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Hi,

Let $S=G/K$ be a sphere written as coset space. I know there are just few possibilities for $G$, and $K$ due to the classification of compact connected groups that can be transitive on a sphere.

If $F \subset G$ is a finite fixed point free subgroup, can we write $S/F = G / (F \times K)$??

This should be true for real projective spaces, but for example how about lens spaces $S^{2n-1}/\mathbb Z_q$?

thanks

David

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No, generally you can't do this. It's easy enough to work out in the case of lens spaces using linear algebra -- elements of $K$ do not commute with most of the elements of $F$. –  Ryan Budney Nov 26 '11 at 21:54
    
And in the general case what if $F$ and $K$ commute? For example for finite subgroups of $SU(2)$ –  David Petrecca Nov 26 '11 at 23:23
    
Sorry for adding a comment as answer. Anyway it is enough to have $F$ (finite) normal (hence cenral) in $G$, or just central to well-define a $G$-action on $M/F$, but what about other sufficient cases? For instance, if we see $S^{2n-1} = U(n)/U(n-1)$ and $F$ is the cyclic group acting by multiplying by $e^{2 \pi i/q}$ on each complex coordinates, of course $F$ is central in $G$ and we can say that $S^{2n-1}/F$ is homogeneous under $U(n)$. How about a $SO(2n)$-action? –  David Petrecca Nov 28 '11 at 21:37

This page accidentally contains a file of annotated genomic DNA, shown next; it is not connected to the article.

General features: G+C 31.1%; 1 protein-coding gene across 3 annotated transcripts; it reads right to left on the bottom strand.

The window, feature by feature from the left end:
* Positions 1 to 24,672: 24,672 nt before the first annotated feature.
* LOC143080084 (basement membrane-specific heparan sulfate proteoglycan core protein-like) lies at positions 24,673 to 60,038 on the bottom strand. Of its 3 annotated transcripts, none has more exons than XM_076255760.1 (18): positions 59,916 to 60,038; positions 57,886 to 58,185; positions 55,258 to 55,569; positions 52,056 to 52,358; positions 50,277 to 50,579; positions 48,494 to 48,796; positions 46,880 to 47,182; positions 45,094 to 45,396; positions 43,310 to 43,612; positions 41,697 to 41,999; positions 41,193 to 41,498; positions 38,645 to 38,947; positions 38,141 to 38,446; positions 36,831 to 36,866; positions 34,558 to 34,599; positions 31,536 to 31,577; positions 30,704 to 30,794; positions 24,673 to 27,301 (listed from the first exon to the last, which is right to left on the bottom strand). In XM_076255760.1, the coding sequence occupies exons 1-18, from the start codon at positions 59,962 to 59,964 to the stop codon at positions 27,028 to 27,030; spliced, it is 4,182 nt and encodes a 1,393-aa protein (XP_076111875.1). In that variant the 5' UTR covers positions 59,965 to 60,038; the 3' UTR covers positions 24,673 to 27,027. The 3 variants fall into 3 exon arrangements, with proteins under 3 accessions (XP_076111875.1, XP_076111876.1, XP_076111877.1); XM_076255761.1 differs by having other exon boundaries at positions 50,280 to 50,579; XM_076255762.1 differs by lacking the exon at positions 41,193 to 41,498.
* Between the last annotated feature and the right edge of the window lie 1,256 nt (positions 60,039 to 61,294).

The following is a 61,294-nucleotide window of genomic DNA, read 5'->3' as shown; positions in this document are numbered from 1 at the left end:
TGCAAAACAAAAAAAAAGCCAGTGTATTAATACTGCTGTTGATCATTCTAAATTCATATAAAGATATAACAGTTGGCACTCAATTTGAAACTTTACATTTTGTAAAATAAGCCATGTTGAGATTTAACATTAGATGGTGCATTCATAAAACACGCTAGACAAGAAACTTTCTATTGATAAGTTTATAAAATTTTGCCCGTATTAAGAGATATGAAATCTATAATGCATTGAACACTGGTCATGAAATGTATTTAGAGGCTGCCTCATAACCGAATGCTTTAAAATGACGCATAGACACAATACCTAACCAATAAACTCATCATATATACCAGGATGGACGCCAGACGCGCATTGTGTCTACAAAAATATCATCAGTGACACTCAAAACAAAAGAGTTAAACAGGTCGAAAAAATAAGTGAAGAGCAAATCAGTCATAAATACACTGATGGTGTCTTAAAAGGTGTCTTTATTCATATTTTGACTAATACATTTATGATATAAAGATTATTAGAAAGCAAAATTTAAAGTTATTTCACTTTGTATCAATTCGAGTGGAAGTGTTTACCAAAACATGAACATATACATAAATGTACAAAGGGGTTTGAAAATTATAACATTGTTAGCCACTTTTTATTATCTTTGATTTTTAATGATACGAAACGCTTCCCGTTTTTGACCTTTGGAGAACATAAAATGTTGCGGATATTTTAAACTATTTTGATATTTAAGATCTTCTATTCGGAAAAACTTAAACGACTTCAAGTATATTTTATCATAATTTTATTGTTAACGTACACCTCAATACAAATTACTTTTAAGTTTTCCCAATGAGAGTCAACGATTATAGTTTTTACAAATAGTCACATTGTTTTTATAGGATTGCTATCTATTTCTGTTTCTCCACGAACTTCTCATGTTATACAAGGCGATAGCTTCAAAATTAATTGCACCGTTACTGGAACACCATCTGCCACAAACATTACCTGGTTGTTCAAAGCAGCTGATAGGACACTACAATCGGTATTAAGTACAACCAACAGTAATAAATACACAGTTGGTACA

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so what are the spherical space forms homogeneous under? Starting from various ways to write the spheres themselves $S^{n-1} = SO(n)/SO(n-1)$, $S^{2n-1} = SU(n)/SU(n-1)$ and $S^{4n-1} = Sp(n)/Sp(n-1)$ ??

Is it enough to have $F$ commute with $K$? (notation as in the first post)

thanks

D

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Please don't leave further questions as "answers" - instead, you can add things to your earlier question, as edits or updates –  Yemon Choi Nov 27 '11 at 22:17
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Also, you should register your account, or find a way to use the same cookie, so you don't create new accounts with the same name. –  S. Carnahan Nov 28 '11 at 2:39
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